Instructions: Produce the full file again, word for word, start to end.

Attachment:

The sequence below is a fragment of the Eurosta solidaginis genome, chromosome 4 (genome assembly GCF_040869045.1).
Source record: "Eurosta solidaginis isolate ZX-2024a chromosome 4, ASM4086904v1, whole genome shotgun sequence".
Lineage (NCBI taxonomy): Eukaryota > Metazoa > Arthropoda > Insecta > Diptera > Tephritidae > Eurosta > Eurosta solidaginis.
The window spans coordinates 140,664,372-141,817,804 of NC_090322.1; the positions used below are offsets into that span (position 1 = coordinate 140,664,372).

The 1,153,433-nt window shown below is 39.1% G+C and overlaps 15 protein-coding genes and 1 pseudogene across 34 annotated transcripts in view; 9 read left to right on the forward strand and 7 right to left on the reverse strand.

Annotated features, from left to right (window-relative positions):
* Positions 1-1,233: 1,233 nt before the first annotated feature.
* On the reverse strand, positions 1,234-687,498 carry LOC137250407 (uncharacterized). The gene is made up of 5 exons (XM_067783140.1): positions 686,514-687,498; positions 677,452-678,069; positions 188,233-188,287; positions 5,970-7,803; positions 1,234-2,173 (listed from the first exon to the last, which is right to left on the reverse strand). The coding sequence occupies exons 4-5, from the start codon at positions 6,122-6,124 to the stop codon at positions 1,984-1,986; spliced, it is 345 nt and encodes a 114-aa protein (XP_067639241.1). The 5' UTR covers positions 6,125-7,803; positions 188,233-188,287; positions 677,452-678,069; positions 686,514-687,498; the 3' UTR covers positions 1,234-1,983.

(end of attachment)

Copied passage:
The sequence below is a fragment of the Eurosta solidaginis genome, chromosome 4 (genome assembly GCF_040869045.1).
Source record: "Eurosta solidaginis isolate ZX-2024a chromosome 4, ASM4086904v1, whole genome shotgun sequence".
Lineage (NCBI taxonomy): Eukaryota > Metazoa > Arthropoda > Insecta > Diptera > Tephritidae > Eurosta > Eurosta solidaginis.
The window spans coordinates 140,664,372-141,817,804 of NC_090322.1; the positions used below are offsets into that span (position 1 = coordinate 140,664,372).

The 1,153,433-nt window shown below is 39.1% G+C and overlaps 15 protein-coding genes and 1 pseudogene across 34 annotated transcripts in view; 9 read left to right on the forward strand and 7 right to left on the reverse strand.

Annotated features, from left to right (window-relative positions):
* Positions 1-1,233: 1,233 nt before the first annotated feature.
* On the reverse strand, positions 1,234-687,498 carry LOC137250407 (uncharacterized). The gene is made up of 5 exons (XM_067783140.1): positions 686,514-687,498; positions 677,452-678,069; positions 188,233-188,287; positions 5,970-7,803; positions 1,234-2,173 (listed from the first exon to the last, which is right to left on the reverse strand). The coding sequence occupies exons 4-5, from the start codon at positions 6,122-6,124 to the stop codon at positions 1,984-1,986; spliced, it is 345 nt and encodes a 114-aa protein (XP_067639241.1). The 5' UTR covers positions 6,125-7,803; positions 188,233-188,287; positions 677,452-678,069; positions 686,514-687,498; the 3' UTR covers positions 1,234-1,983.